4 out of 5 stars
Wool is the kind of book I can more or less devour – particularly because this book has a strong beginning, I can see why there was demand for the Howey to keep the story going after releasing the first novella/short story in the Omnibus.
I think the book’s strength is how quickly Howey is able to get you invested in the characters. No spoilers, but I thought the author took a couple of huge risks in the first two sections of Wool, but he pulled it off while managing to lead into the main character’s arc deftly.
This intense character development almost masks the strength of his world building, which is top-notch. At no point did this post-apocalyptic universe, contained within a subterranean concrete silo, feel contrived or unrealistic. The concept hangs together tightly, and small details are revealed over time, never too much or too little, and everything is in service of the characters and the plot.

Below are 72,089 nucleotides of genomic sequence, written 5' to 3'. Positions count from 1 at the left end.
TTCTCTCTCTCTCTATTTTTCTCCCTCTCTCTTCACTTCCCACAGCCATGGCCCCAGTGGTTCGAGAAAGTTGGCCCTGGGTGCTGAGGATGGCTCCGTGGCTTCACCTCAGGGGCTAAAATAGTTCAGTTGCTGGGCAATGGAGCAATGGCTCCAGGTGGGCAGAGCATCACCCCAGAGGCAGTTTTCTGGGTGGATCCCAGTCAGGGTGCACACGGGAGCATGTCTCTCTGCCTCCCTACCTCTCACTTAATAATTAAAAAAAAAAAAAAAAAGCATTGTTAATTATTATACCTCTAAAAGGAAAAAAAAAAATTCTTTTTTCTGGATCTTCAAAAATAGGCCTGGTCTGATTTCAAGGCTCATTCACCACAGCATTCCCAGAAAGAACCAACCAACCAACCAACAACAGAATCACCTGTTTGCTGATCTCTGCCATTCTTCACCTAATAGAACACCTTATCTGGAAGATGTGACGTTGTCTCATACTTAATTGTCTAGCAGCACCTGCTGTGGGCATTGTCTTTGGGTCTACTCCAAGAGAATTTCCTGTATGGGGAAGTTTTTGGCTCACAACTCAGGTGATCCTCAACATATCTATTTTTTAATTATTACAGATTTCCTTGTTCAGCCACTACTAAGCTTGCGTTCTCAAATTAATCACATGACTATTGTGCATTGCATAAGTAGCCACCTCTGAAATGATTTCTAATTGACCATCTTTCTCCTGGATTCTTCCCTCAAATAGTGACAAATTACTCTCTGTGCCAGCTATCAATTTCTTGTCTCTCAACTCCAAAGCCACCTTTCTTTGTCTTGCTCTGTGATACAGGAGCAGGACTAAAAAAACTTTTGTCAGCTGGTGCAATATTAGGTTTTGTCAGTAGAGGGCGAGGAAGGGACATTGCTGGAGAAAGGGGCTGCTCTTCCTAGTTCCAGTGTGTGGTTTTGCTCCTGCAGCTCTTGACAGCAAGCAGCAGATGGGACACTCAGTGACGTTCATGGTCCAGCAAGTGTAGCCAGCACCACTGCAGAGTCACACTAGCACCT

Once you arrive in sections 4 and 5, I did find the book weakened a bit, as he shifted from keeping each section focused on a single character to a multi-character point of view. The story seemed to lose a little bit of its focus and “oomph” at that point, but overall I still loved this post-apocalyptic slice of what could very easily be a much, much larger universe of fiction with loads of new stories waiting to be told, should Howey be so inspired.
I wouldn’t hesitate to recommend this book to sci-fi fans or post-apocalyptic fiction fans, and I’d even try and foist it upon my non-genre readers too. I think it does that good a job of rising above its genre.